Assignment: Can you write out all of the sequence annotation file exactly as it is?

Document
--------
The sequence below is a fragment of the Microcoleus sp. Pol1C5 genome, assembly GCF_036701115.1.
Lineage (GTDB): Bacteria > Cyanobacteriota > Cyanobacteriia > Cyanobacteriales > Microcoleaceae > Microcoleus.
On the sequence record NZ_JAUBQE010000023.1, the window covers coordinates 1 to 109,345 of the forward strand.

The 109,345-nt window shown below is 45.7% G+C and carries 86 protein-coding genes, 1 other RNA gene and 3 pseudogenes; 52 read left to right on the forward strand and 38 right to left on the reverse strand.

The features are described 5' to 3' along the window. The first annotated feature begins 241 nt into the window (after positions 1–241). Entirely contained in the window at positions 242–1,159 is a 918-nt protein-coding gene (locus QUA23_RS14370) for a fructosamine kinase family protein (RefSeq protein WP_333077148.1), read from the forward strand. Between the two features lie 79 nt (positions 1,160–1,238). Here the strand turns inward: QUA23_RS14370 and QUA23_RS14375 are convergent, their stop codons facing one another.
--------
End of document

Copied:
The sequence below is a fragment of the Microcoleus sp. Pol1C5 genome, assembly GCF_036701115.1.
Lineage (GTDB): Bacteria > Cyanobacteriota > Cyanobacteriia > Cyanobacteriales > Microcoleaceae > Microcoleus.
On the sequence record NZ_JAUBQE010000023.1, the window covers coordinates 1 to 109,345 of the forward strand.

The 109,345-nt window shown below is 45.7% G+C and carries 86 protein-coding genes, 1 other RNA gene and 3 pseudogenes; 52 read left to right on the forward strand and 38 right to left on the reverse strand.

The features are described 5' to 3' along the window. The first annotated feature begins 241 nt into the window (after positions 1–241). Entirely contained in the window at positions 242–1,159 is a 918-nt protein-coding gene (locus QUA23_RS14370) for a fructosamine kinase family protein (RefSeq protein WP_333077148.1), read from the forward strand. Between the two features lie 79 nt (positions 1,160–1,238). Here the strand turns inward: QUA23_RS14370 and QUA23_RS14375 are convergent, their stop codons facing one another.